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How Dead People Have More Rights Than You Do!

The new book 'Immortality and the Law of the Dead' explores America's own strange approach to the legal powers of the deceased.
 
 
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The following is reprinted from Immortality and the Law of the Dead: The Rising Power of the American Dead, by Ray D. Madoff, with permission of Yale University Press, New Haven, CT.

In this age in which more information is known and easily accessible by the masses than ever before in history, there is one subject about which we are as ignorant as our forebears, and that is death. For most of us, our ignorance about death is a fact of life. We either accept death’s mystery or ignore its inevitability. However, our legal system cannot afford these philosophical or psychological luxuries. The law is constantly being asked to address real issues involving the dead: Is a person harmed when someone tells lies about her after death? To what extent does a person have an interest in what happens to his body after death? What about his property? For each of these questions--and more--the law has been required to provide answers.

American law has taken its own uniquely American approach to the law of the dead, colored in recent years by the distinct imprint of the baby boom generation. This generation is in the process of becoming the largest population of elderly in the history of the United States. Just as they have left their mark on other areas of American society at every stage of their lives, the baby boomers are in the process of transforming the legal landscape to claim more of the country’s riches for themselves—the future dead of America.

Law of the Dead—It’s Everywhere

At one time, dead bodies were primarily something to be buried. Legal questions regarding dead bodies were generally limited to determining who among the living was responsible for interment. Today, we are presented with many more options than past generations regarding the final use and disposition of our bodies. This range of possibilities raises many more legal questions. Can people make legally enforceable decisions about whether their bodies are buried or cremated, dissected for scientific study, harvested for organ transplants or plasticized for display in travelling exhibits?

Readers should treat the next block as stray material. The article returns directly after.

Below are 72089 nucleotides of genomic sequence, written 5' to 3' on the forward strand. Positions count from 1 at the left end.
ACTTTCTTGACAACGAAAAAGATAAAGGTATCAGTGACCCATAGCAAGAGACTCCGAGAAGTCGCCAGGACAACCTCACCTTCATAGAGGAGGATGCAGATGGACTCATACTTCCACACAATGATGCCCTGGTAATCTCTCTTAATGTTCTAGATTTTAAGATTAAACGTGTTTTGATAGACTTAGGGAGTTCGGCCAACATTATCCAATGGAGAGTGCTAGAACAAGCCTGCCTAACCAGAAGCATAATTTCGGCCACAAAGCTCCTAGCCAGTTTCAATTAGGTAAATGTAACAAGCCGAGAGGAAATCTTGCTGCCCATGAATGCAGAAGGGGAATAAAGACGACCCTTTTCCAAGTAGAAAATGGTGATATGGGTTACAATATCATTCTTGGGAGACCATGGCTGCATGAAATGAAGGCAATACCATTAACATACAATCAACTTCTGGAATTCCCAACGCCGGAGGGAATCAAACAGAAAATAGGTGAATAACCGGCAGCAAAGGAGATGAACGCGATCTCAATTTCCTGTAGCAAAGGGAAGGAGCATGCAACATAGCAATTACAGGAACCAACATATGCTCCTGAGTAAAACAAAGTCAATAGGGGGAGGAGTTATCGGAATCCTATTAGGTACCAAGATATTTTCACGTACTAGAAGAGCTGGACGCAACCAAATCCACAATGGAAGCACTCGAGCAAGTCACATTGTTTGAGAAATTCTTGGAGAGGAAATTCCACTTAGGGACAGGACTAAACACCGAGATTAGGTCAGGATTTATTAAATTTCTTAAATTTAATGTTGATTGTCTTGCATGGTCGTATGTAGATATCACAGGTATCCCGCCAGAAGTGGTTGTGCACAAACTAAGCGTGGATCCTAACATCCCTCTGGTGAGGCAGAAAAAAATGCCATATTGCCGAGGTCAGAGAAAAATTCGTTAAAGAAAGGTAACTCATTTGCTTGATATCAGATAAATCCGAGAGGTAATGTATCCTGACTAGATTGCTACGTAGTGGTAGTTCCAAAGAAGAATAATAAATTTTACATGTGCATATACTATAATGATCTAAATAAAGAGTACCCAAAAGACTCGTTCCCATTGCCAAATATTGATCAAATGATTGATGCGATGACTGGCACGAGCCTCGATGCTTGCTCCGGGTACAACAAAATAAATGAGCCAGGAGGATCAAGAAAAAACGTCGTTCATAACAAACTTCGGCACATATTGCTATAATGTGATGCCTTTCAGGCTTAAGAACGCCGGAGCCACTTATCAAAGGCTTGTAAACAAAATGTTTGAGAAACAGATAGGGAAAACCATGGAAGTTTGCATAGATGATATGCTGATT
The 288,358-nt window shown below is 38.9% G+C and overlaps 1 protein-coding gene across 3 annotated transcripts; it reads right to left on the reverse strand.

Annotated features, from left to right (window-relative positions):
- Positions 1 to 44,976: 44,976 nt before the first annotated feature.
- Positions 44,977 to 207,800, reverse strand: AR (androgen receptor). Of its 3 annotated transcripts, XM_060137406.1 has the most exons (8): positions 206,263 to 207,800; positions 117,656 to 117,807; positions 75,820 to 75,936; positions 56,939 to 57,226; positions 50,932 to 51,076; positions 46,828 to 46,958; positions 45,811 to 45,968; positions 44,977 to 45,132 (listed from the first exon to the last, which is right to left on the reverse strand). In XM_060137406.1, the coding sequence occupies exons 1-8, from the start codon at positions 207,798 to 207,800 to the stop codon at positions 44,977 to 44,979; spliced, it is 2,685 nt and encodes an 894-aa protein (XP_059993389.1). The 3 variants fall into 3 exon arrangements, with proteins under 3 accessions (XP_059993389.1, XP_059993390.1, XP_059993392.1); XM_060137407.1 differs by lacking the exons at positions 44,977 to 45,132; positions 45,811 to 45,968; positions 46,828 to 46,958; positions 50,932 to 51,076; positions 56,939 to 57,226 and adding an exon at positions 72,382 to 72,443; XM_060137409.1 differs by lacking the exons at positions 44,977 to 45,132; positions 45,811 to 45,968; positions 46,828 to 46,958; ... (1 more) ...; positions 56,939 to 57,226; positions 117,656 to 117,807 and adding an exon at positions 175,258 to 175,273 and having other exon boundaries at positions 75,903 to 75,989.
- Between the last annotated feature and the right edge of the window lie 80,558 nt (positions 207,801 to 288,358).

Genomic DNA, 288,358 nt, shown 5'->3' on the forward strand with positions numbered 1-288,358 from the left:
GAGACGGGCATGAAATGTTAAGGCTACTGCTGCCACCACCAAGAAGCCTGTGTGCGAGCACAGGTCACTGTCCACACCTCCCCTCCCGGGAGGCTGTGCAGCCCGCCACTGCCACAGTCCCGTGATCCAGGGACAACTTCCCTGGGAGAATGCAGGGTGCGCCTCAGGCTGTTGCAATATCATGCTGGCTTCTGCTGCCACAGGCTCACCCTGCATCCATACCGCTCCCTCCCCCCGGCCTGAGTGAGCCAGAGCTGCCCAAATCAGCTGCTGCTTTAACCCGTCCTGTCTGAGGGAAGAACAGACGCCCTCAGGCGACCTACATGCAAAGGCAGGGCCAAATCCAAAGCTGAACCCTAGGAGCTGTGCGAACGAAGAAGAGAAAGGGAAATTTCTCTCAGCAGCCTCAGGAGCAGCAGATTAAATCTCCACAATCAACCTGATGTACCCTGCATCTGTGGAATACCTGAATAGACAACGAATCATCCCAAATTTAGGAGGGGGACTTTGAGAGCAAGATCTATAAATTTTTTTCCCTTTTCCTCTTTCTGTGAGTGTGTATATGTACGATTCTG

More issues are raised by reproductive matter. It is now a relatively simple procedure to exhume sperm from a dead man. In the near future it may be possible to remove viable eggs from dead women. Do people have a legal right to control whether their eggs or sperm are exhumed after death for posthumous child production? If children are posthumously conceived, should they be treated as offspring of the deceased “parent”?

Cryonics raises some of the most vexing problems regarding the legal treatment of dead bodies as there is vast disagreement as to its viability. Some people believe that the technology will eventually be available and view cryonics as offering the best opportunity for people to finally be able to transcend death. Others see cryonics as a pipe-dream and the cryonics industry as charlatanism at its worst, designed to take advantage of people at their most vulnerable time. Will the law outlaw, tolerate or encourage cryonics? If allowed, who will decide whether a person’s body will be frozen for possible re-animation? If it were to work, would the newly de-frosted person be treated as the same person who died or as a new person?

Reputational interests raise their own set of questions. Some aspects of reputation lay firmly outside the law. For example, if a friend divulges our most embarrassing secrets, the law generally will not get involved. However, the law does step in to safeguard reputations in cases of defamation and invasions of privacy. Will these protections extend beyond death?

 
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